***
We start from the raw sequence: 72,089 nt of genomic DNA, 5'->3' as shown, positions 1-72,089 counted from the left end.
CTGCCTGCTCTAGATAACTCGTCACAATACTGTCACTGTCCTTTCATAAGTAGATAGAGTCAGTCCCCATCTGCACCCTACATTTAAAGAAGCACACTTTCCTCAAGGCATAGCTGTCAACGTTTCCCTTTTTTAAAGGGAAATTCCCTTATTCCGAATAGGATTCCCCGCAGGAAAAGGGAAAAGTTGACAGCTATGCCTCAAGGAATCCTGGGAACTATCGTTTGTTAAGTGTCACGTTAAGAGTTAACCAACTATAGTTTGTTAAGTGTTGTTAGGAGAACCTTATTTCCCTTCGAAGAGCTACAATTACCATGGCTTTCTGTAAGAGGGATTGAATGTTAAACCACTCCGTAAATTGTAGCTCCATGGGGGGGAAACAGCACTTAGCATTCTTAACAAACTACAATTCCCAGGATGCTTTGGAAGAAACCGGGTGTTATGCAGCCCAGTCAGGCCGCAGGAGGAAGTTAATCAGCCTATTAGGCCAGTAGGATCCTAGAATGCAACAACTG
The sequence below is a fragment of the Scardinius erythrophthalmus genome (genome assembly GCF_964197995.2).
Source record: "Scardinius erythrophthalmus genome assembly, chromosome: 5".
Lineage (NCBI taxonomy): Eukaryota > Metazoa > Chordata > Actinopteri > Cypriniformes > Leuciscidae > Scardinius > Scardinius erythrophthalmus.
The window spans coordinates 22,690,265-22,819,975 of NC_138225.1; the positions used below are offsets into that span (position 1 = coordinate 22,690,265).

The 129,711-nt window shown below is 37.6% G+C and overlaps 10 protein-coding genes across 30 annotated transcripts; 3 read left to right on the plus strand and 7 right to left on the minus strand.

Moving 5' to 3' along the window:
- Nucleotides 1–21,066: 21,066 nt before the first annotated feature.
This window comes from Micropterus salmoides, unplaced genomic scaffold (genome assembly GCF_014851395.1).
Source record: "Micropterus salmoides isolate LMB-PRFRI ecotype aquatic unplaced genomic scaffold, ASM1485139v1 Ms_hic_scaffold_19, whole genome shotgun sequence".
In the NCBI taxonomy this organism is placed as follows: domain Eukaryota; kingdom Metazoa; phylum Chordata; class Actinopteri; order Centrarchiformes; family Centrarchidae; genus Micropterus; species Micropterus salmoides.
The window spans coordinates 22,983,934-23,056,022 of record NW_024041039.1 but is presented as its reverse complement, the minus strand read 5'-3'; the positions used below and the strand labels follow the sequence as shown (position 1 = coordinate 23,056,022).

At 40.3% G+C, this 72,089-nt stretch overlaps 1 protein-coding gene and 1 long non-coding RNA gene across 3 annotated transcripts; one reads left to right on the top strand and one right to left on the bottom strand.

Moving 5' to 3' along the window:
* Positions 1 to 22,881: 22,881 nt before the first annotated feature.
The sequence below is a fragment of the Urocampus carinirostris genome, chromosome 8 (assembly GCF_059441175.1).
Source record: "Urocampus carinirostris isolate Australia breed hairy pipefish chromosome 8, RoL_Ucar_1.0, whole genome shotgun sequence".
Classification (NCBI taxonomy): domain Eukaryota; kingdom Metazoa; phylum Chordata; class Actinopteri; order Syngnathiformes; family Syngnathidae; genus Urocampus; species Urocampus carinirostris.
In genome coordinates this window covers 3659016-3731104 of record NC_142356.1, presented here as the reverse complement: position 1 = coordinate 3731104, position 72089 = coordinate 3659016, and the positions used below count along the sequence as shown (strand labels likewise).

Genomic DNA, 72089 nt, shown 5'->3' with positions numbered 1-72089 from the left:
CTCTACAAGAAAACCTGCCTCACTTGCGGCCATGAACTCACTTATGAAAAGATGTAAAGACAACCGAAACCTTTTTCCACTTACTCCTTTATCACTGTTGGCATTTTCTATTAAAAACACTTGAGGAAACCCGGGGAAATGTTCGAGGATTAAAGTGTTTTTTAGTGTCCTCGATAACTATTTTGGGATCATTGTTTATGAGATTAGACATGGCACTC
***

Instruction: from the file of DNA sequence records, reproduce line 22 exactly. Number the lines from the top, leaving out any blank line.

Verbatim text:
CTCTACAAGAAAACCTGCCTCACTTGCGGCCATGAACTCACTTATGAAAAGATGTAAAGACAACCGAAACCTTTTTCCACTTACTCCTTTATCACTGTTGGCATTTTCTATTAAAAACACTTGAGGAAACCCGGGGAAATGTTCGAGGATTAAAGTGTTTTTTAGTGTCCTCGATAACTATTTTGGGATCATTGTTTATGAGATTAGACATGGCACTC